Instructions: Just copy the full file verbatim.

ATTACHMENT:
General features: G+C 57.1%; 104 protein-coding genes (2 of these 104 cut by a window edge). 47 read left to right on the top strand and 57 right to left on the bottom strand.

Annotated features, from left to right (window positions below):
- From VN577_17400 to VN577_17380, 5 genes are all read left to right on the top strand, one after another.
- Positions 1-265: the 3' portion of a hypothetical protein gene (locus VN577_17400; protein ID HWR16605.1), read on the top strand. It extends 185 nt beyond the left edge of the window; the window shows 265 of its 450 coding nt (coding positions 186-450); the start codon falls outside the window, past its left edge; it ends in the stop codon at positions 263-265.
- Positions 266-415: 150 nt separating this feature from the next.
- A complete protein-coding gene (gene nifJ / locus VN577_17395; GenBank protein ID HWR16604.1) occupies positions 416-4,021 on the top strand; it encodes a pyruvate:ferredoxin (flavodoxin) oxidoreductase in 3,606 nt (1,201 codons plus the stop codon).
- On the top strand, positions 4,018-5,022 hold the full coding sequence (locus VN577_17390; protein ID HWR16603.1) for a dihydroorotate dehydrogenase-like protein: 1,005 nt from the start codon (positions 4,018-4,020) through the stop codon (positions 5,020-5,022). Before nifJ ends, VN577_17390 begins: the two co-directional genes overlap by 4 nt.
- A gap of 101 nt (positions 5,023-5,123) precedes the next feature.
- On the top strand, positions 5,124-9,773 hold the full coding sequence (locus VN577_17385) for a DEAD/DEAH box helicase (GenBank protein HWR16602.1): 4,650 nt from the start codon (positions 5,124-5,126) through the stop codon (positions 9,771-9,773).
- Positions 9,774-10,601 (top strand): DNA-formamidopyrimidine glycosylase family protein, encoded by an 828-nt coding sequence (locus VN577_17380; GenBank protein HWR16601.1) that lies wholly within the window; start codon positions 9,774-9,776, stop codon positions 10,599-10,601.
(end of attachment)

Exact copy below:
General features: G+C 57.1%; 104 protein-coding genes (2 of these 104 cut by a window edge). 47 read left to right on the top strand and 57 right to left on the bottom strand.

Annotated features, from left to right (window positions below):
- From VN577_17400 to VN577_17380, 5 genes are all read left to right on the top strand, one after another.
- Positions 1-265: the 3' portion of a hypothetical protein gene (locus VN577_17400; protein ID HWR16605.1), read on the top strand. It extends 185 nt beyond the left edge of the window; the window shows 265 of its 450 coding nt (coding positions 186-450); the start codon falls outside the window, past its left edge; it ends in the stop codon at positions 263-265.
- Positions 266-415: 150 nt separating this feature from the next.
- A complete protein-coding gene (gene nifJ / locus VN577_17395; GenBank protein ID HWR16604.1) occupies positions 416-4,021 on the top strand; it encodes a pyruvate:ferredoxin (flavodoxin) oxidoreductase in 3,606 nt (1,201 codons plus the stop codon).
- On the top strand, positions 4,018-5,022 hold the full coding sequence (locus VN577_17390; protein ID HWR16603.1) for a dihydroorotate dehydrogenase-like protein: 1,005 nt from the start codon (positions 4,018-4,020) through the stop codon (positions 5,020-5,022). Before nifJ ends, VN577_17390 begins: the two co-directional genes overlap by 4 nt.
- A gap of 101 nt (positions 5,023-5,123) precedes the next feature.
- On the top strand, positions 5,124-9,773 hold the full coding sequence (locus VN577_17385) for a DEAD/DEAH box helicase (GenBank protein HWR16602.1): 4,650 nt from the start codon (positions 5,124-5,126) through the stop codon (positions 9,771-9,773).
- Positions 9,774-10,601 (top strand): DNA-formamidopyrimidine glycosylase family protein, encoded by an 828-nt coding sequence (locus VN577_17380; GenBank protein HWR16601.1) that lies wholly within the window; start codon positions 9,774-9,776, stop codon positions 10,599-10,601.